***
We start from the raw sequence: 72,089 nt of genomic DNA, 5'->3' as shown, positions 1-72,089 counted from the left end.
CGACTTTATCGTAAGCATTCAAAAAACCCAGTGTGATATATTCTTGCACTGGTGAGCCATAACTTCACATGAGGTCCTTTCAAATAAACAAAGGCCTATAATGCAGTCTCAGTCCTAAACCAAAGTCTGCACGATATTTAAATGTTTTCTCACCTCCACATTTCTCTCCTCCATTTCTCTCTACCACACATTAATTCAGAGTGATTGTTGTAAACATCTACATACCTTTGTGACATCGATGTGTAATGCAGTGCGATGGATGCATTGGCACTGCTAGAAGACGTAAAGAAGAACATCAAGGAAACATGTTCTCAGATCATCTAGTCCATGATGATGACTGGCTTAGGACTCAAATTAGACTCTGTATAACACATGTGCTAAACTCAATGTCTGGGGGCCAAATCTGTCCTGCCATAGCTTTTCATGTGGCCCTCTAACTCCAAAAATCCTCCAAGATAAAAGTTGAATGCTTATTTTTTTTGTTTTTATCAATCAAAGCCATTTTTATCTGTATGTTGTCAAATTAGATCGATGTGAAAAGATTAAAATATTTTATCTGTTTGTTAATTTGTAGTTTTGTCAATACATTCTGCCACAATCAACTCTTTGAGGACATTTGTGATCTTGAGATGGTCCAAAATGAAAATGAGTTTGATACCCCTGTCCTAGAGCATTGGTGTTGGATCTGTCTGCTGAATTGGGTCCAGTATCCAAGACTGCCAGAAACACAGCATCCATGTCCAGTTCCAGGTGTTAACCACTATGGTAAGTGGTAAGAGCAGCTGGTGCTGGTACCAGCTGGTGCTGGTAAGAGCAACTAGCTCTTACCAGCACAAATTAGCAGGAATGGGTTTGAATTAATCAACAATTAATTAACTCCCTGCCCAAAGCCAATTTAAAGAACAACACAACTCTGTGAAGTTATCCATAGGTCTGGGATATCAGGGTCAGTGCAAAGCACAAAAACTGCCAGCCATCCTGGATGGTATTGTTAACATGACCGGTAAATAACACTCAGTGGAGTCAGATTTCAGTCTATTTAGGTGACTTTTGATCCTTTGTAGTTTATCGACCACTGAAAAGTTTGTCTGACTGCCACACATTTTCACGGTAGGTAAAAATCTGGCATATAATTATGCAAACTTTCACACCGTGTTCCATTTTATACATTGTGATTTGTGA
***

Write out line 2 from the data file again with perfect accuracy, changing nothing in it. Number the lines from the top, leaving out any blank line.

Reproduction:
CGACTTTATCGTAAGCATTCAAAAAACCCAGTGTGATATATTCTTGCACTGGTGAGCCATAACTTCACATGAGGTCCTTTCAAATAAACAAAGGCCTATAATGCAGTCTCAGTCCTAAACCAAAGTCTGCACGATATTTAAATGTTTTCTCACCTCCACATTTCTCTCCTCCATTTCTCTCTACCACACATTAATTCAGAGTGATTGTTGTAAACATCTACATACCTTTGTGACATCGATGTGTAATGCAGTGCGATGGATGCATTGGCACTGCTAGAAGACGTAAAGAAGAACATCAAGGAAACATGTTCTCAGATCATCTAGTCCATGATGATGACTGGCTTAGGACTCAAATTAGACTCTGTATAACACATGTGCTAAACTCAATGTCTGGGGGCCAAATCTGTCCTGCCATAGCTTTTCATGTGGCCCTCTAACTCCAAAAATCCTCCAAGATAAAAGTTGAATGCTTATTTTTTTTGTTTTTATCAATCAAAGCCATTTTTATCTGTATGTTGTCAAATTAGATCGATGTGAAAAGATTAAAATATTTTATCTGTTTGTTAATTTGTAGTTTTGTCAATACATTCTGCCACAATCAACTCTTTGAGGACATTTGTGATCTTGAGATGGTCCAAAATGAAAATGAGTTTGATACCCCTGTCCTAGAGCATTGGTGTTGGATCTGTCTGCTGAATTGGGTCCAGTATCCAAGACTGCCAGAAACACAGCATCCATGTCCAGTTCCAGGTGTTAACCACTATGGTAAGTGGTAAGAGCAGCTGGTGCTGGTACCAGCTGGTGCTGGTAAGAGCAACTAGCTCTTACCAGCACAAATTAGCAGGAATGGGTTTGAATTAATCAACAATTAATTAACTCCCTGCCCAAAGCCAATTTAAAGAACAACACAACTCTGTGAAGTTATCCATAGGTCTGGGATATCAGGGTCAGTGCAAAGCACAAAAACTGCCAGCCATCCTGGATGGTATTGTTAACATGACCGGTAAATAACACTCAGTGGAGTCAGATTTCAGTCTATTTAGGTGACTTTTGATCCTTTGTAGTTTATCGACCACTGAAAAGTTTGTCTGACTGCCACACATTTTCACGGTAGGTAAAAATCTGGCATATAATTATGCAAACTTTCACACCGTGTTCCATTTTATACATTGTGATTTGTGA